Released January 26 2022 (See previous version)

In 2021, unemployment in Wichita fell dramatically, from 9.0% down to an estimated 5.5%.  Indicative of continuing labor market adaptation and recovery from the ongoing novel Coronavirus pandemic, these trends are expected to continue throughout 2022 and 2023, more than halving the number of Wichitans left unemployed in 2020.  There remains a degree of uncertainty as mutations of the virus such as the Delta and Omicron variants continue to place strain on the population, workforce, and economy through surges in infection rates.  Still, this strain is dampened by continually increasing access to and availability of vaccines and treatments, and the outlook appears increasingly optimistic.

Personal income grew 2.2% in 2021, and growth is forecasted to continue throughout 2022, 2023, and 2024.  This same trend is observed in personal income per-capita, which saw 1.1% growth in 2021 with higher rates forecast for coming years, expected to exceed $56,000 per-capita in 2022.

Employment growth is expected to be distributed unevenly across different sectors.  Wichita's trade occupations grew by 0.2% in 2021 but are expected to decline in 2022 and 2023 by 0.9% then 0.1%.  The service sector, the largest component of Wichita’s labor market, grew by 2% in 2021, adding 2,600 jobs, and is expected to continue growing up through 2023, netting 5,800 jobs since 2020.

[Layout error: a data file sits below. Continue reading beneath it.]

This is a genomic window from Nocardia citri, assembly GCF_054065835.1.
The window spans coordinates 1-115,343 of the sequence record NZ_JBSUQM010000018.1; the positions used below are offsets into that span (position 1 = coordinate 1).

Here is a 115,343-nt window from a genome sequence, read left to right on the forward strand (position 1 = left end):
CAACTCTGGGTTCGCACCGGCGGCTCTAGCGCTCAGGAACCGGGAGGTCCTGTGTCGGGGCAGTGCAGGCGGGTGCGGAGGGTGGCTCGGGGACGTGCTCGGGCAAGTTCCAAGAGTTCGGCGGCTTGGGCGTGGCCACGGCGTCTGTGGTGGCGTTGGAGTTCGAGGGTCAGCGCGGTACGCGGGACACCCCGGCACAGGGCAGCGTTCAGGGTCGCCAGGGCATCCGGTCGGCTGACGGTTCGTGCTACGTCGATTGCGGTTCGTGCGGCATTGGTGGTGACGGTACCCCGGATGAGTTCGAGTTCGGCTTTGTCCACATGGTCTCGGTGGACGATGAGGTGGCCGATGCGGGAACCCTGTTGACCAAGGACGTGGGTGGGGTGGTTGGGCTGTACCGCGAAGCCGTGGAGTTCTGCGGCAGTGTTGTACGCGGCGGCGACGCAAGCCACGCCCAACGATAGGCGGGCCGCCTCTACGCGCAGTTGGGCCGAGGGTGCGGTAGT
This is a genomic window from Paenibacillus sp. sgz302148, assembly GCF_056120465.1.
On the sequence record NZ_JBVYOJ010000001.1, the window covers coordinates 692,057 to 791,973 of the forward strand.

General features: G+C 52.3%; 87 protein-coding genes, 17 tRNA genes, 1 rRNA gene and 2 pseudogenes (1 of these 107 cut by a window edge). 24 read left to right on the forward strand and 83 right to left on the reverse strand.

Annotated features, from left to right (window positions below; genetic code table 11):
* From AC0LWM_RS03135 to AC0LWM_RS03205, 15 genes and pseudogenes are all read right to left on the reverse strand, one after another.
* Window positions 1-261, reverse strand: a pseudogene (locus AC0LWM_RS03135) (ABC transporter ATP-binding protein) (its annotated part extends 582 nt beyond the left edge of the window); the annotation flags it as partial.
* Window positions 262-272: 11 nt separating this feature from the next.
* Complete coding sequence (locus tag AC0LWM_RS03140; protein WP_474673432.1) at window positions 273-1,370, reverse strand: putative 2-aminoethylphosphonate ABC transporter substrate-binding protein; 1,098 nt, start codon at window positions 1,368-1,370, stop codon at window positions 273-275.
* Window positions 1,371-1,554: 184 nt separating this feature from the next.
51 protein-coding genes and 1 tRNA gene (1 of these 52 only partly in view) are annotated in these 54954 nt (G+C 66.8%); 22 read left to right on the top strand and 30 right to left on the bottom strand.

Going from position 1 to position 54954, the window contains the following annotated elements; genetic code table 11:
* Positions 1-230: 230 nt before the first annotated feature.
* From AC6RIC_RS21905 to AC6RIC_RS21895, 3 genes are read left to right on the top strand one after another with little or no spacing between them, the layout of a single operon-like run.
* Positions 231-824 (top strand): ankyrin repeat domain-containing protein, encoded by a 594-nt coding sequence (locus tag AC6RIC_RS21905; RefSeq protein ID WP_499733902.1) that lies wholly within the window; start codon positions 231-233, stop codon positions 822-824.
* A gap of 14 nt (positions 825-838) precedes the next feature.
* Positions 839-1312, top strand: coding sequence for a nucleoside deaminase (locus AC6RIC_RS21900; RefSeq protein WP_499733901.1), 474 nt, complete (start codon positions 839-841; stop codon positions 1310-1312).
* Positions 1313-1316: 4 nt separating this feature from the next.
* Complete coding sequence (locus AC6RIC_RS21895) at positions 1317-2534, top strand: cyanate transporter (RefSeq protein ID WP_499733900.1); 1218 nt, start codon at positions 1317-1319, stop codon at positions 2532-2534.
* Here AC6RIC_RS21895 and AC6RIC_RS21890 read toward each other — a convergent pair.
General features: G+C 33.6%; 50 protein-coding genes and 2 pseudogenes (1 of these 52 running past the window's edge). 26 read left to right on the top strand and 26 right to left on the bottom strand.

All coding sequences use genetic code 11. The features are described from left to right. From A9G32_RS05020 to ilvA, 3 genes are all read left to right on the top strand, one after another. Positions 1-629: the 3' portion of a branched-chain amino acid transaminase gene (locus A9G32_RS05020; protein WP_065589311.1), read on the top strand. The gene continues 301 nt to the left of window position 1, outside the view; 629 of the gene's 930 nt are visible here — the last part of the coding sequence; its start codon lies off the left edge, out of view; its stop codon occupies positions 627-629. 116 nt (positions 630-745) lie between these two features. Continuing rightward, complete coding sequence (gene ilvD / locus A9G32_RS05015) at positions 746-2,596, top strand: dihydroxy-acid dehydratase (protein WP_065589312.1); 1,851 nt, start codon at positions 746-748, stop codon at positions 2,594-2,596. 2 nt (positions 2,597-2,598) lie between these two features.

The most significant component of job growth in the service sector comes from leisure and hospitality occupations, which rebounded dramatically in 2021 (8.4% growth from 2020) alongside increasing vaccine availability and an ever-adapting labor force and job market.  Concurrent with this expansion, retail sales similarly bounced back in 2021, growing 8.0% relative to 2020, and are forecasted to continue growth, even after adjusting for inflation. As a result, retail sales in 2022 and 2023 are expected to each total over $900 million.

Production sector employment fell throughout 2021, a loss of 1,400 jobs, but growth rates are forecasted to be positive in 2022 and 2023, adding 1,300 jobs followed by another 900.  Similarly, the government sector lost 50 jobs in 2021 but is expected to grow in 2022 by 0.9%.  In 2023, government is estimated to grow by 0.6%, leaving a net increase of 360 jobs since 2020.

* The Wichita metropolitan consists of Sedgwick, Butler, Harvey, Kingman, and Sumner counties.









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